Ukraine, Ukrainian War: Jordan Peterson Says ‘Pathological’ Ideologies in the West Are Provoking Russia

Controversial political commentator Jordan Peterson has once again plunged into controversy, this time over Russia’s invasion of Ukraine.

This week, political commentator Jordan Peterson once again plunged into a knee-deep controversy, this time with a particularly controversial assessment of the Russian invasion of Ukraine.

A clinical psychologist who became famous for criticizing the Canadian university system in a series of viral videos was banned from Twitter last week for going on the wrong side of website community standards.

In a one-hour video exploring both the potential causes and consequences of the war in Ukraine, Peterson criticized the West’s complacency in believing in its “moral superiority” on the world stage.

He cited contemporary Ukraine’s ties to the West, asking if NATO’s push to include a sovereign country in its alliance was too big a move to provoke Russian autocrats into suppressing foreign influence by force.

He also referred to what is now being called the “culture war” in the US, which continues to divide the most vocal progressives and conservatives trumpeting on social media.

“Are we degenerating in a deeply threatening manner? I think the answer to that question could very well be “yes,” Peterson said.

“The idea that we are stuck in a culture war has become a rhetorical platitude. How serious is that war?

Peterson said the West was currently in a “civil war” and suggested that Russia’s brutal campaign in Ukraine was partly about rooting out “pathological” ideologies seeping in from Western influence.

“This is a war that cannot be won in the most fundamental sense by a simple defeat of Russia,” he said.

“The civil war in the West can only be won on the intellectual or even spiritual front, and that victory will be a defeat for the radical ideas of the Marxist legacy that are currently destabilizing our societies, including Russia and Ukraine.”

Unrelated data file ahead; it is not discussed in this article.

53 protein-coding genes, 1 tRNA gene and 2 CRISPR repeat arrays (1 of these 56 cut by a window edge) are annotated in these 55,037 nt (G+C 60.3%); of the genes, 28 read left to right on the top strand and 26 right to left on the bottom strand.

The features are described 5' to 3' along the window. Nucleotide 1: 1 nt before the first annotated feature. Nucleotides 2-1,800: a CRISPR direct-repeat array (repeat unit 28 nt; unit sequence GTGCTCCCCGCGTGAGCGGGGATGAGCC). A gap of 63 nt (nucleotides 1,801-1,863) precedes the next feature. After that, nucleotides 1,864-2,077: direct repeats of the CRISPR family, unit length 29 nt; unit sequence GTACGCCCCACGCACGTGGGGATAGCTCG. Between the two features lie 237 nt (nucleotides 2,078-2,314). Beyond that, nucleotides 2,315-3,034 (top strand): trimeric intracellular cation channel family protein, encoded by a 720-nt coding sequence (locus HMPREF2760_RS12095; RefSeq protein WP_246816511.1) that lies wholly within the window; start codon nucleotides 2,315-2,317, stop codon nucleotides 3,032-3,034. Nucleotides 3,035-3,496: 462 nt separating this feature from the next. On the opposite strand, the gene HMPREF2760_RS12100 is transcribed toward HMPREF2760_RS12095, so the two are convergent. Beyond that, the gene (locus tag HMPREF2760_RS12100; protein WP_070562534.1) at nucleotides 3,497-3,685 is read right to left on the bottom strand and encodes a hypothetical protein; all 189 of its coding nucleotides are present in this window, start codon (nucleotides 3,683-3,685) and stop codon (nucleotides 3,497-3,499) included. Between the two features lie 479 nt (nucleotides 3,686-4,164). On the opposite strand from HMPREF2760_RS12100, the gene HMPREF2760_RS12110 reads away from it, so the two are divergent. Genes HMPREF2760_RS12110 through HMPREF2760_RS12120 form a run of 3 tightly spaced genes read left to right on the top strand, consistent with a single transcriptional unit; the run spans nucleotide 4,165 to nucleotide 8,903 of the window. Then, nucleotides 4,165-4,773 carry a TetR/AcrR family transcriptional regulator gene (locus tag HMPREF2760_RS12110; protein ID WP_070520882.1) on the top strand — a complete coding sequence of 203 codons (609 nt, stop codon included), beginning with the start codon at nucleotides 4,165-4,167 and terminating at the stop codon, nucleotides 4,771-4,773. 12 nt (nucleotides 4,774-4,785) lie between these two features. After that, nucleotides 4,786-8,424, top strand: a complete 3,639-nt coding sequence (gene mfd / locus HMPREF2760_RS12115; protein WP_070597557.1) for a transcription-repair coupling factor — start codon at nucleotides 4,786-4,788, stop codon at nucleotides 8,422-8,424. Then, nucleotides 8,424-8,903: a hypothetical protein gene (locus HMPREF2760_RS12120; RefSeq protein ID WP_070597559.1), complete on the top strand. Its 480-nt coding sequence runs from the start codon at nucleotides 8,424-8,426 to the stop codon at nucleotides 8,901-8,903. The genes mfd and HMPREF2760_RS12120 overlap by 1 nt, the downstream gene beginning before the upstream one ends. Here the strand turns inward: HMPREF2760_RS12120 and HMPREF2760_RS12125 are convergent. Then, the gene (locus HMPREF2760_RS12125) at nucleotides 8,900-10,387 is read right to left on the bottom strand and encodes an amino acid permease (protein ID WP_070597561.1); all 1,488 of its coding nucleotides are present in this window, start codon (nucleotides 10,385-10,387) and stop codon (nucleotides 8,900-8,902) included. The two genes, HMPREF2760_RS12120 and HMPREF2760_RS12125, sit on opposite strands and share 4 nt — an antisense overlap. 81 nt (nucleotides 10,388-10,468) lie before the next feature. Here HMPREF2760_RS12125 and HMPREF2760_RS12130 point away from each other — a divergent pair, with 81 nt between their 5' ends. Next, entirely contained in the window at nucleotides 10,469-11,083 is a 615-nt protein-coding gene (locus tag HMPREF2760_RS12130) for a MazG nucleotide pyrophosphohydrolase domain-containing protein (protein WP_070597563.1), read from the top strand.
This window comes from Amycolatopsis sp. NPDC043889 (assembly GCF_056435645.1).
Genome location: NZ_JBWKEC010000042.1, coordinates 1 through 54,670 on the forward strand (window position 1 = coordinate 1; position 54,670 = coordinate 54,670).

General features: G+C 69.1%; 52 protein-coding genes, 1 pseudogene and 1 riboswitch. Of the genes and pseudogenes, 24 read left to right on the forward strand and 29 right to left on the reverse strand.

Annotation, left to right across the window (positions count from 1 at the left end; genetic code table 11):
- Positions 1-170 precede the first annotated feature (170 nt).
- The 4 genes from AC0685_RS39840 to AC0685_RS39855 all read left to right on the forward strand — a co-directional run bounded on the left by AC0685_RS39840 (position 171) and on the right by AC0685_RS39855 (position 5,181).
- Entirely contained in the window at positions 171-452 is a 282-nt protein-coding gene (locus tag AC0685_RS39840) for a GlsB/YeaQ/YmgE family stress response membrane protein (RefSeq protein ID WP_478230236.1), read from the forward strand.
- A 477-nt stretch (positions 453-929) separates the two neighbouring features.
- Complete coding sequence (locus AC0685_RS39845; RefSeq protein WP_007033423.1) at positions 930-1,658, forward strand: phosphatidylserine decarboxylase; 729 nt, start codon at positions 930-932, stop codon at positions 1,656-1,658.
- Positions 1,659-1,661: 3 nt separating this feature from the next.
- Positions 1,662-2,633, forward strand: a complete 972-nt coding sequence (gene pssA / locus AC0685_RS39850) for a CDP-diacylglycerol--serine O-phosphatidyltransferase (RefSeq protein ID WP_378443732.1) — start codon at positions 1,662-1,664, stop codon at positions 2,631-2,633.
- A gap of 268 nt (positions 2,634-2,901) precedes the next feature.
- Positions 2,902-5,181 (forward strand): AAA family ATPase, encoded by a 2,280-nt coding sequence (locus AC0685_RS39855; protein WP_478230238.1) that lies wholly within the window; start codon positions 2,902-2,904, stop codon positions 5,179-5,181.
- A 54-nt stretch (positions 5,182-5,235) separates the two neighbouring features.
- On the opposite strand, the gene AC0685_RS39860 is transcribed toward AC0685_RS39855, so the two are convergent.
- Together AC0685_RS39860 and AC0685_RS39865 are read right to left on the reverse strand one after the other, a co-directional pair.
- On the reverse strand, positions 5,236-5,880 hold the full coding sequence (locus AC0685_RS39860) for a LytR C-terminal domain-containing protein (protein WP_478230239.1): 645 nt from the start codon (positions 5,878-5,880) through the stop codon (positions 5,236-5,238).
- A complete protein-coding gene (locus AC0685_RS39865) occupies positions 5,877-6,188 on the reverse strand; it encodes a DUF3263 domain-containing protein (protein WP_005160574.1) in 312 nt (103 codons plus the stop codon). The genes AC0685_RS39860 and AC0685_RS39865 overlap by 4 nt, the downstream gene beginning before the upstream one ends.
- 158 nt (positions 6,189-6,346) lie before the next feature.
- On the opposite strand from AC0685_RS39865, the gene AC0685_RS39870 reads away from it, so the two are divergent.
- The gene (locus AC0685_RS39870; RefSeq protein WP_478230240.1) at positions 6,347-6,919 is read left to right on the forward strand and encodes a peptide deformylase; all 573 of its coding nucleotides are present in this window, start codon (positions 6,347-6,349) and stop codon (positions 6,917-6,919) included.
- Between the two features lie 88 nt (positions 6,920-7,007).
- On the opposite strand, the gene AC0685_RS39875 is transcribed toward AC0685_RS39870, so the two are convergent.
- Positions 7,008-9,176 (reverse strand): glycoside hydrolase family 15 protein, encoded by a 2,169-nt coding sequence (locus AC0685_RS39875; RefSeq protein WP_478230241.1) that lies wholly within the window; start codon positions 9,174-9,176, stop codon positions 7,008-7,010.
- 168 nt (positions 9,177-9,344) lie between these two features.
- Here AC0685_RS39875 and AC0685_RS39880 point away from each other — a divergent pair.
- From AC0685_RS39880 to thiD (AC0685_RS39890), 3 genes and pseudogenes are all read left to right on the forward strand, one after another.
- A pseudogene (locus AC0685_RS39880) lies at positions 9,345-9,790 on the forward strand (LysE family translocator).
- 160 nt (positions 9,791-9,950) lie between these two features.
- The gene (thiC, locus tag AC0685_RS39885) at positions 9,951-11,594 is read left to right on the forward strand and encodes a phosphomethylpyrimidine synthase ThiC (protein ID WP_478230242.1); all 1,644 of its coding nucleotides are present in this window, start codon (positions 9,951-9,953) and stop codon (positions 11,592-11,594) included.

“Is this serious enough to increase the likelihood that Russia will, say, be motivated to invade and potentially disable Ukraine simply to keep the pathological West out of that country, which is a key part of Russia’s historical sphere of influence?” Peterson continued.

“To answer this question, I will turn to an analysis of the recent sequence of significant events in the United States with broader implications for the development of political thought in the West.”

Peterson said the effects of the invasion are likely to spread around the world in the form of greater food shortages, soaring oil prices and mass migration due to lack of resources – problems that will directly affect the lives of the poorest people in already disadvantaged countries. .

He also noted that Putin had driven the West into a stalemate by nearly pushing NATO to send its own troops to the front line.

“I don’t see how we can beat the Russians in a real sense,” he continued.

“Because they will not allow themselves to lose, because the consequences of a crushing military victory for our side will be catastrophic on an international scale.

“It is not clear that when the war of ideas continues, the Russians will even allow a prosperous Ukraine, more closely connected to the West, to their border.

“And to imagine that this war will end with the shameful departure of the disgraced Putin is wishful thinking. Not only is he popular, but he is arguably a lot less terrible than almost any leader who has preceded him in a century in Russia. It can be deadly with little praise.”

Peterson also mentioned China, again cautioning Westerners against complacency.

“China is cunning and patient in a way that we no longer understand, and we are superficial, stupid, shortsighted, narcissistic and ungrateful,” he said. “Our wealth, our undeserved birthright, largely leads us to believe in our competence and moral superiority.”

The video was predictably met with disdain by a number of publications. online.

The Canadian professor also recently became the subject of an internet meme, with snippets of his 14-minute scathing response to his Twitter ban circulating on social media overnight.

Last week, a Twitter spokesperson confirmed that Peterson’s tweet about transgender actor Elliot Page “violated Twitter’s rules regarding hateful behavior. The account owner will have to delete the offending tweet before regaining full access to their account.”

The controversy went viral when a conservative political commentator Dave Rubin posted screenshots deleted tweet online, writing “The madness continues on Twitter” and stating that Peterson “just told me he would never delete a tweet.” Paging @elonmusk.

Peterson’s daughter, Mikhaila, also posted screenshots of the tweets online, targeting Twitter and Elon Musk, who was working on acquiring the social media platform.

“Wow. @jordanbpeterson got a twitter strike. No more tweets until he deletes the tweet. @elonmusk is definitely not a free speech platform at this point,” she wrote.

In May, Peterson boldly announced that he was “retiring” from the platform after being called out for commenting on a photo of Sports Illustrated Swimsuit Issue model Yumi Nu, writing about the plus size poseur’s debut cover, “Sorry. Not pretty. And no amount of authoritarian tolerance will change that.”

Originally published as War in Ukraine: Jordan Peterson says ‘pathological’ ideologies in the West are provoking Russia